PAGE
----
On their website Laughing Outlaw used to use the slogan ‘Australia’s Premier Power Pop and Alt. Country Label’. In their early days it was a fair description but their releases are increasingly moving away from those genres. Maybe Slick 57 could be classed as alt. country but then where would alt. rock group House Of Circles for example fit in? They can hardly be accused of having a foot in either camp. Initially there was more power pop than country on the label but Stuart brought his love of that genre with him to the label. The slogan was chosen as it just so happened that most of the music the Laughing Outlaw guys liked and released could loosely be slotted into these genres. Then more of the singer-songwriter albums appeared and, with a Robyne Dunn album, jazz started to get a look in. “I remember talking, recalls Stuart, with Andy from the Dictators and he mentioned that it would seem a bit weird if the Dictators album is released on Australia’s Premier Alt. Country label. Good point, Andy!” After spending some time thinking about it and realising that maybe people wouldn’t approach the label if their music didn’t fit into those categories it was decided that particular slogan would be dropped. Slick 57, for example, left a message on the Laughing Outlaw website which led to their signing to the label and the release of their excellent ‘ Ghost Of Bonnie Parker’ album. But maybe some other acts might not have felt Laughing Outlaw would be home for them with that slogan. Maybe Stuart’s umbrella when it comes to alt. country is more of a very large parasol and if Slick 57 have to be labelled either alt country or power pop than the former description would win out but now the restraints of that slogan (which was excellent in their early days) has been dropped maybe we will hear more good music from the likes of Slick 57, House Of Circles and Jack Howard which sits on the fringes rather than slots nicely into those genres.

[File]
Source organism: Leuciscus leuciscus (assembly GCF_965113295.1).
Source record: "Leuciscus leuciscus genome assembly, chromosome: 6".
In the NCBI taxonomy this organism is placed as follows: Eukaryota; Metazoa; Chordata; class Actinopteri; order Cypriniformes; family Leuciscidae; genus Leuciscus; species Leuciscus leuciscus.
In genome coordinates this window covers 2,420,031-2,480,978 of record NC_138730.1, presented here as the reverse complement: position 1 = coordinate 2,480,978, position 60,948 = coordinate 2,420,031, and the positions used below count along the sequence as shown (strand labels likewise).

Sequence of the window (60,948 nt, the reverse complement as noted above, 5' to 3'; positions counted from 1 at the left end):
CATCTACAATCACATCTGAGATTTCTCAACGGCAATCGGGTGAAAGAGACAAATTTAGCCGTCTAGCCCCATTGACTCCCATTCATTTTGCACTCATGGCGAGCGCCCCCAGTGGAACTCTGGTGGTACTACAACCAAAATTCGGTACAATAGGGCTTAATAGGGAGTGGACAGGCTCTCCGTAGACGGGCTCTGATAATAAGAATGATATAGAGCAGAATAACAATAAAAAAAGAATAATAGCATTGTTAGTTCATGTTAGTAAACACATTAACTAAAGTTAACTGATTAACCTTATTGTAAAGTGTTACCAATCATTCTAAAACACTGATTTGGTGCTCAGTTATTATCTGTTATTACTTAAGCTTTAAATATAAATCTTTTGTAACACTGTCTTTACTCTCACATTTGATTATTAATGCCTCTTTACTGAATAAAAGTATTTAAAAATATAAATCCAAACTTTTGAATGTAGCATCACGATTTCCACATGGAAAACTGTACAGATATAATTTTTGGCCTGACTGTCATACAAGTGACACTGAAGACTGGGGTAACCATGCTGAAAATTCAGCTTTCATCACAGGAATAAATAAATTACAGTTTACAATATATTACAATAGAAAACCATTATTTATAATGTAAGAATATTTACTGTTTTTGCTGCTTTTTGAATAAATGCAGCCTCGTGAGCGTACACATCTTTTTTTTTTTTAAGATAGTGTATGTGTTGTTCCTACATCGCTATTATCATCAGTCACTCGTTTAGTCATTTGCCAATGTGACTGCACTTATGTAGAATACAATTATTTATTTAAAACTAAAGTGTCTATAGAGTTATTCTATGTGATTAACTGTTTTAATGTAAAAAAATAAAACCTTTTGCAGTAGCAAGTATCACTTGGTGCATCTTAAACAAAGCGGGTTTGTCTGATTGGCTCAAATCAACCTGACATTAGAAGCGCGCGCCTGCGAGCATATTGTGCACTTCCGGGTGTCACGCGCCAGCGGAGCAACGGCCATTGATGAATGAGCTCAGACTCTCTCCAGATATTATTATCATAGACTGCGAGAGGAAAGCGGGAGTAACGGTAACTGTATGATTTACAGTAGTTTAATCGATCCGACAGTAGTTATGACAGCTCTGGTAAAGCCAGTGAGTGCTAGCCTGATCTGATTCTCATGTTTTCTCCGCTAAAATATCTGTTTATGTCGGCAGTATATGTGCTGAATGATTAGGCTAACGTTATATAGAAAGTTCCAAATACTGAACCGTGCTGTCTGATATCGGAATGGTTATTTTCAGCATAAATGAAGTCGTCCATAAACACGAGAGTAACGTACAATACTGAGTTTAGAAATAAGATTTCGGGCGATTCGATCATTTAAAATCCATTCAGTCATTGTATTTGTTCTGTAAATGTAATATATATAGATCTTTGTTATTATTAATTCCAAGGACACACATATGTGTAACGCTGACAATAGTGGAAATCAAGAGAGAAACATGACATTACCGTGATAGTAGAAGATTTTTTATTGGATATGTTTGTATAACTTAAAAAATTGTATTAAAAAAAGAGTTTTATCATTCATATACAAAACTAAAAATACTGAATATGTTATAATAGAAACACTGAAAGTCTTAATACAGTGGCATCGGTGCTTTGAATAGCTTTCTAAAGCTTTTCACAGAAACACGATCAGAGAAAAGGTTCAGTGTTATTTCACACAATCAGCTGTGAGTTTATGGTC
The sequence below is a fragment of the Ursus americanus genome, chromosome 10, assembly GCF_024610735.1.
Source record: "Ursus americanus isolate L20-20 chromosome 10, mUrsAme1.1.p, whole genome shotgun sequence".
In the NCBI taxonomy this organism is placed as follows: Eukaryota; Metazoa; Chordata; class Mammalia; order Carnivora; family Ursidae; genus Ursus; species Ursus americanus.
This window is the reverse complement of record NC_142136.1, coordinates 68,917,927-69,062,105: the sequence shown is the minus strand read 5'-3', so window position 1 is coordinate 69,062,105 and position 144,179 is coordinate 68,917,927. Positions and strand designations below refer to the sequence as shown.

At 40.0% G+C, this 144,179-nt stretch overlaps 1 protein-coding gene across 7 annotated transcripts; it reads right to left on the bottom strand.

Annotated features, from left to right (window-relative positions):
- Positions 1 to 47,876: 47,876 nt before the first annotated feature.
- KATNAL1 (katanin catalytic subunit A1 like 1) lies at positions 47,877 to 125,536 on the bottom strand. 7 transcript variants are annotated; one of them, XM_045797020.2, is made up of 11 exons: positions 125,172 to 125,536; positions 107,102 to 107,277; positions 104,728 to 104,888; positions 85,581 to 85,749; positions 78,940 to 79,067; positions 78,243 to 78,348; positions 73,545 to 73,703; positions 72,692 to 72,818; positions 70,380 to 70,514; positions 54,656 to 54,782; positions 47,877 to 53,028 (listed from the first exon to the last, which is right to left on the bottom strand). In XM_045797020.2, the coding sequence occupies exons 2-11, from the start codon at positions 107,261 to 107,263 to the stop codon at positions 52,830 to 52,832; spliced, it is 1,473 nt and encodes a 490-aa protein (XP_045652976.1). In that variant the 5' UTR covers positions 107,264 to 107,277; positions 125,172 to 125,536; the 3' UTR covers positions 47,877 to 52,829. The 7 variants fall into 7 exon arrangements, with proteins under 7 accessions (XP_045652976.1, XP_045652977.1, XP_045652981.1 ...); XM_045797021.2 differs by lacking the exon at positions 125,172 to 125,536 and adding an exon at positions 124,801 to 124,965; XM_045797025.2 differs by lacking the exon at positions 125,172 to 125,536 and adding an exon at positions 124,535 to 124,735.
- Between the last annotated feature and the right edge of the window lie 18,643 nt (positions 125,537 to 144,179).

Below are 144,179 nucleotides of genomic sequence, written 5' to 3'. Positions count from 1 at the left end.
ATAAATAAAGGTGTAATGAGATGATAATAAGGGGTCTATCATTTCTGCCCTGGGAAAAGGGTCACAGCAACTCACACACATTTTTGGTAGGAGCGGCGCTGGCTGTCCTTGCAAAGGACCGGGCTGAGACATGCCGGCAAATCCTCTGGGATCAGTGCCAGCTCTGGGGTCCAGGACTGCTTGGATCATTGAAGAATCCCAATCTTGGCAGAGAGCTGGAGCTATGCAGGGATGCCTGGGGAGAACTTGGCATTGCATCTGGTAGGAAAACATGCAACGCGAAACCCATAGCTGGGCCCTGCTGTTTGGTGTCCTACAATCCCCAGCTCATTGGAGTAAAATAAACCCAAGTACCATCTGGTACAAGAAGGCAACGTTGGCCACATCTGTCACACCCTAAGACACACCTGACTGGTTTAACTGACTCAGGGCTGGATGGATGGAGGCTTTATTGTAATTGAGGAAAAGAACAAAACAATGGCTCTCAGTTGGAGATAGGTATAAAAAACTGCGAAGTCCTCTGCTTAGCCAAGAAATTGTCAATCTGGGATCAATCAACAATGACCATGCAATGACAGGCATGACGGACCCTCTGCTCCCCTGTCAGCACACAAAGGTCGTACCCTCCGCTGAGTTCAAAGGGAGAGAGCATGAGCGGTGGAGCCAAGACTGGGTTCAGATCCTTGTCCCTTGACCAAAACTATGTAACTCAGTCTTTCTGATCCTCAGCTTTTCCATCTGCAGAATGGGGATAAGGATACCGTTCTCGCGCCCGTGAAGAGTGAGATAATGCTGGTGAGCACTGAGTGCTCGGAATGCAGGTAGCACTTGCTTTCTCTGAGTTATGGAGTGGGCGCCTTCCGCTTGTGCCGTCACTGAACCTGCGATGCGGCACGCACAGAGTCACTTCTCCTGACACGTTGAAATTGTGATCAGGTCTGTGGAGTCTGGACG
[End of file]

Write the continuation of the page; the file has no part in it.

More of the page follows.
With Mitch Easter producing as well as playing on a number of Laughing Outlaw releases and Michael Carpenter taking the same route it feels that there is a Laughing Outlaw family emerging. Stuart agrees “ I do actually use the word family quite frequently. I really do encourage that with all of the artists on the label. When they become part of the Laughing Outlaw family they are all given copies of phone and fax numbers and an e-mail address for everybody on the label. I encourage them to make contact with everybody else”.

Laughing Outlaw is becoming a collectors label now mainly due to the fact that if it’s on the label it’s going to be good music no matter what pigeonhole it falls into. There must be a certain amount of pressure involved to keep the standard up? “I don’t know if I consider it pressure, replied Stuart, I’m obviously, again, flattered that people would want to have all of the records. I think that as long as we keep to the notion of releasing records that we like then I think that we are going to be okay. There is nothing strange about loving Abba and Hank Williams. If you come to my house you will probably hear me play Brian Wilson then the Dictators then Martha Reeves then the Carter Family and I guess that’s the principal of the label. The thing that’s important about it is the sprit and the spark and the creativity”.

There was a point when the question was raised whether the same person who would buy the Slick 57 album would also buy the Jack Nolan album for instance. The idea was raised about starting an offshoot label to cater for different tastes. Stuart argued against this. “We’re putting out good records, we don’t need to go if you like the country stuff you buy the green disc and if you like pop music you buy the pink ones! Let’s just bang them out on Laughing Outlaw Records and let people decide for themselves if it’s stuff they like”. If the label was split Stuart feels that people might miss out on some good music. “Where would we put Henry Fenton for instance? It’s probably more pop than country but some people see it the other way round. And what is Alejandro Escovedo really? It’s not really a country record. I think if people went ‘I only like Laughing Outlaw’s country stuff’ then they would possibly miss out on hearing a bunch of cool stuff”.

With their passion, enthusiasm and good taste in music coupled with the fact that they allow their acts the artistic freedom I doubt they would get elsewhere it seems that Laughing Outlaw Records are going to around for a good while yet. It’s reassuring to know that there are people running record companies who care about the music they release and feel so passionate about it. “I’m one of the luckiest guys on the planet, states Stuart. “My job is waking up everyday working with great musicians and listening to great records”. Long may he continue to release them on such an outstanding label.